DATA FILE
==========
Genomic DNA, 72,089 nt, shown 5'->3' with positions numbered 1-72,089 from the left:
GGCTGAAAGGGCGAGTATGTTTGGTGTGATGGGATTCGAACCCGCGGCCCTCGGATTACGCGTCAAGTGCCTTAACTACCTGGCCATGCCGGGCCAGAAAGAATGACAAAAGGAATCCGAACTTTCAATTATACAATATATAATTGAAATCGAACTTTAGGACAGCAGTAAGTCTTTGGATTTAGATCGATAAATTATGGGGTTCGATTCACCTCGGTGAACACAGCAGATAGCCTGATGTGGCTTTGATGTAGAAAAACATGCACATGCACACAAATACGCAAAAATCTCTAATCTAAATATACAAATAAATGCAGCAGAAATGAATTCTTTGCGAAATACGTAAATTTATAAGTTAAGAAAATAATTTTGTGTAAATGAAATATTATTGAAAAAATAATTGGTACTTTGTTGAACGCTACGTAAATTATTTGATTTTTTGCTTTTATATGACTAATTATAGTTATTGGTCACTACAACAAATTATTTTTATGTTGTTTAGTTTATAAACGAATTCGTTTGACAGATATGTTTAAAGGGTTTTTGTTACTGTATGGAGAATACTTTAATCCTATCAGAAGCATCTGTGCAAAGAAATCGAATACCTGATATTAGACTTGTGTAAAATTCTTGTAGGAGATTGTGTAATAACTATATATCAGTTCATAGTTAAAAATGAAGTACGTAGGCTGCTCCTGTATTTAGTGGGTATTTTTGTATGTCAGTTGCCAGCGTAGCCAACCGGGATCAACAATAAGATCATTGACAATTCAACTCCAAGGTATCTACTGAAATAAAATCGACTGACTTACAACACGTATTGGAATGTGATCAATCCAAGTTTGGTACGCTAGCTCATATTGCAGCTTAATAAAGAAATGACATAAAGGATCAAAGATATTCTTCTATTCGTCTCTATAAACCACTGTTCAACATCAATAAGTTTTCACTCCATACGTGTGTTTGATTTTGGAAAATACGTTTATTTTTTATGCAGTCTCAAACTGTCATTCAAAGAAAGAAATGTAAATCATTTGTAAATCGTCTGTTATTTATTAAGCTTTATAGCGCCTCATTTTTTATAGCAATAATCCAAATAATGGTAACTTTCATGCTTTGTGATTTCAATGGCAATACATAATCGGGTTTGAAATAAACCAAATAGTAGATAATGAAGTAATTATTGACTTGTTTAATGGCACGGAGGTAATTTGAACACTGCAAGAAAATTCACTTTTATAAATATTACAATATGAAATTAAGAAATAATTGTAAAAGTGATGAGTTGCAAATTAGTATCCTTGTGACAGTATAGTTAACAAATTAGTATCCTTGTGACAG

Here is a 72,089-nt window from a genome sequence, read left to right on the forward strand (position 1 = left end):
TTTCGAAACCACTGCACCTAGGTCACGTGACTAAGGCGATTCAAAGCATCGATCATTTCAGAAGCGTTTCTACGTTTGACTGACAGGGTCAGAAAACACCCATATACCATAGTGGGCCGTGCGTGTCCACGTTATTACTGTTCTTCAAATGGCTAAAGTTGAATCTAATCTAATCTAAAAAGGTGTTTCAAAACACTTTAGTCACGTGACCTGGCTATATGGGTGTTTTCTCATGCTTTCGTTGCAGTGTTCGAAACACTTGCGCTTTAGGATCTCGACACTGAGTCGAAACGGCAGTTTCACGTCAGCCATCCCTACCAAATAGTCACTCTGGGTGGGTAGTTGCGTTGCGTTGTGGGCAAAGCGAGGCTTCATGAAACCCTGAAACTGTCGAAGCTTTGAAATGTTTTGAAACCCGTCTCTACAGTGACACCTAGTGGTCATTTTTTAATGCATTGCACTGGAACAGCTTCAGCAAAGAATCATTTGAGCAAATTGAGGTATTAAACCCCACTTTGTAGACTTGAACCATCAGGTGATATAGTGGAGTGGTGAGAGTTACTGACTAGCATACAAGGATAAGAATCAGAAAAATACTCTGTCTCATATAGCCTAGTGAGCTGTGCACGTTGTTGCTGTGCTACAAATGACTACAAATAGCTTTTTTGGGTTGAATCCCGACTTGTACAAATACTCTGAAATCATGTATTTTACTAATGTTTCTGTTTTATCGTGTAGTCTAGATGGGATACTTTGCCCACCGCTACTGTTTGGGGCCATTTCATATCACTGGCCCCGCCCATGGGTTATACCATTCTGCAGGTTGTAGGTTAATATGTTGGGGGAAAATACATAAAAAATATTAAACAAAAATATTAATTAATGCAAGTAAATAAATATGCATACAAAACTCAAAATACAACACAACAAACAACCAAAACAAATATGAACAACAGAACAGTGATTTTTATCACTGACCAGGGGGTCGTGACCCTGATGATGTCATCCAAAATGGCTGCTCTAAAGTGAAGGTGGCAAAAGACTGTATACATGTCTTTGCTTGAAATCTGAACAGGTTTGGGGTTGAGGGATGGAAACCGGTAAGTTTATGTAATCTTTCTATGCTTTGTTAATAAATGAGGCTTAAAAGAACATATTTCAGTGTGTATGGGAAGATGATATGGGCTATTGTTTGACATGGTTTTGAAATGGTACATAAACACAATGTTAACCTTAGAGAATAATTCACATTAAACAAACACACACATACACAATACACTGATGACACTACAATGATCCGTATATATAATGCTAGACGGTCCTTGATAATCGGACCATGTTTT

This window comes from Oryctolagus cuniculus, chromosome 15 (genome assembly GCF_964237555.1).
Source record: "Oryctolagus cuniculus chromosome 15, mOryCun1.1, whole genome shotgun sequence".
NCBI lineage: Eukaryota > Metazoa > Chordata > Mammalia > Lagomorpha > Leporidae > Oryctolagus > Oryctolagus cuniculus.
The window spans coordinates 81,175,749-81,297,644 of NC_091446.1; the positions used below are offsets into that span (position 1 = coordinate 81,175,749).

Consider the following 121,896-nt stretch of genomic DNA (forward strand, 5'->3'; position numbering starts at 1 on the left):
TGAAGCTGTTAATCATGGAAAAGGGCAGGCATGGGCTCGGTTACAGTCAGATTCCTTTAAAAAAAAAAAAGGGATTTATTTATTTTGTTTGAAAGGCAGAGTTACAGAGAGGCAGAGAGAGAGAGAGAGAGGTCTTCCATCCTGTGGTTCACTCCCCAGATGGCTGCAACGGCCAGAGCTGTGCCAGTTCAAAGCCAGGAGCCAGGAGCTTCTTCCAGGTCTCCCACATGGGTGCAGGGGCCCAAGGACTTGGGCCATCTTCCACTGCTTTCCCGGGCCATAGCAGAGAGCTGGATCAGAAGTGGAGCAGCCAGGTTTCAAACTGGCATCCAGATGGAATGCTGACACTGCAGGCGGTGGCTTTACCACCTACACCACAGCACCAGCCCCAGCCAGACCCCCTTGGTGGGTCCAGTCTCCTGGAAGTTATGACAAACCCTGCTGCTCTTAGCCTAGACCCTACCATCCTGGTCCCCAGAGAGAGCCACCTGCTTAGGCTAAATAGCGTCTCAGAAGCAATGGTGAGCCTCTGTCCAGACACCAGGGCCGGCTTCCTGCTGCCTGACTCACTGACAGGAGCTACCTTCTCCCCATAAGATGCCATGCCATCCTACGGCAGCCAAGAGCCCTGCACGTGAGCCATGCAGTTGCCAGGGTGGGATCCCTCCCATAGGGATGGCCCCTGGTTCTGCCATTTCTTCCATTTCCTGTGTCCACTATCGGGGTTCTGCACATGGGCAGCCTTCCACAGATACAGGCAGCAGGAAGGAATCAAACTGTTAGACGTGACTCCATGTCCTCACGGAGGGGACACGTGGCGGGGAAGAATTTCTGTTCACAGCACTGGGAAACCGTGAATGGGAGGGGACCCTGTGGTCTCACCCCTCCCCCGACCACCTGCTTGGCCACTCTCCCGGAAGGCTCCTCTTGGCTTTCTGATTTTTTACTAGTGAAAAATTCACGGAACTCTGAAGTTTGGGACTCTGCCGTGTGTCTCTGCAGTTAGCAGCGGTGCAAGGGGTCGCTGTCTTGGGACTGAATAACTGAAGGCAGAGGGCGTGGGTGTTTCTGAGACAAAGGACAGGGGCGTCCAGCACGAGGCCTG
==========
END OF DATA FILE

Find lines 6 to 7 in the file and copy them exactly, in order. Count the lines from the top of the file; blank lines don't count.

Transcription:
Source record: "Oryctolagus cuniculus chromosome 15, mOryCun1.1, whole genome shotgun sequence".
NCBI lineage: Eukaryota > Metazoa > Chordata > Mammalia > Lagomorpha > Leporidae > Oryctolagus > Oryctolagus cuniculus.